We fit the model system (2) to the data of Buruli ulcer cases expressed as fractions. We use the least squares curve fit routine (lsqcurvefit) in Matlab with optimisation to estimate the parameter values. Many parameters are known to lie within limits. A few parameters such as the demographic parameters are known [13] and it is thus important to estimate the others. The process of estimating the parameters aims at finding the best concordance between computed and observed data. One tedious way to do it is by trial and error or by the use of software programs designed to find parameters that give the best fit. Here, the fitting process involves the use of the least squarescurve fitting method. Matlab code is used where unknown parameter values are given a lower and upper bound from which the set of parameter values that produce the best fit are obtained.
Discussion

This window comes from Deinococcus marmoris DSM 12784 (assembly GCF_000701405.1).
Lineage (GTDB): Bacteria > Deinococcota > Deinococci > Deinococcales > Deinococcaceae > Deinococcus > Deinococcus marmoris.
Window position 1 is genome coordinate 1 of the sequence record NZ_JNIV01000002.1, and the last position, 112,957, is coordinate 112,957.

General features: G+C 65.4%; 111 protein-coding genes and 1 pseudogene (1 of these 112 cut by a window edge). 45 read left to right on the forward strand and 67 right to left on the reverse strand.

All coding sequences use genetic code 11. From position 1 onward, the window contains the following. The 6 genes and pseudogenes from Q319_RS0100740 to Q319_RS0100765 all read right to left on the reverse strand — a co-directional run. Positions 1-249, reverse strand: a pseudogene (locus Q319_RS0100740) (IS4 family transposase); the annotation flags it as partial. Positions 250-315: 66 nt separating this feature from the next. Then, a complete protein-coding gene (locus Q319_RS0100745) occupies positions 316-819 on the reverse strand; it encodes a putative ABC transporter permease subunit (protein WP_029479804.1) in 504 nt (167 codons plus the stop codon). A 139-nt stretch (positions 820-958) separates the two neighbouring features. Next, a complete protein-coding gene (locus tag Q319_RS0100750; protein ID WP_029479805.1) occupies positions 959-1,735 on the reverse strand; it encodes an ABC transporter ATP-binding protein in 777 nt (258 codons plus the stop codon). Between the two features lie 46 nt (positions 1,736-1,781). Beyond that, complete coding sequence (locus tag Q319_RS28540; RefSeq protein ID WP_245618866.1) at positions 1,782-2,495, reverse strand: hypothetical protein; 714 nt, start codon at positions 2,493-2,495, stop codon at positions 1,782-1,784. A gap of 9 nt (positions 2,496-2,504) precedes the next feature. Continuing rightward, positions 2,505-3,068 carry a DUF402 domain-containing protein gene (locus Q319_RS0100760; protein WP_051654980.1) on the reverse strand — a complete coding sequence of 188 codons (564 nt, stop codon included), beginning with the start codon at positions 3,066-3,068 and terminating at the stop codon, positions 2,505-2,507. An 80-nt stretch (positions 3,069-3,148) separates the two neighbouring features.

In this paper, a deterministic model on the dynamics of the Buruli ulcer in the presence of a preventive intervention strategy is presented. The model’s steady states are determined and their stabilities investigated in terms of the classic threshold \(\mathcal{R}_0.\) In disease transmission modelling, it is well known that a classical necessary condition for disease eradication is that the basic reproductive number \(\mathcal{R}_0,\) must be less than unity. The model has multiple endemic equilibria (in fact it exhibits a backward bifurcation). When a backward bifurcation occurs, endemic equilibria coexist with the disease free equilibrium for \(\mathcal{R}_0<1.\) This means that getting the classic threshold \(\mathcal{R}_0\) less than 1, might not be sufficient to eliminate the disease. Thus the existence of backward bifurcation has important public health implications. This might explain why the disease has persisted in the human population over time. The endemic equilibrium is found to be globally stable if \(\mathcal{R}_0>1.\)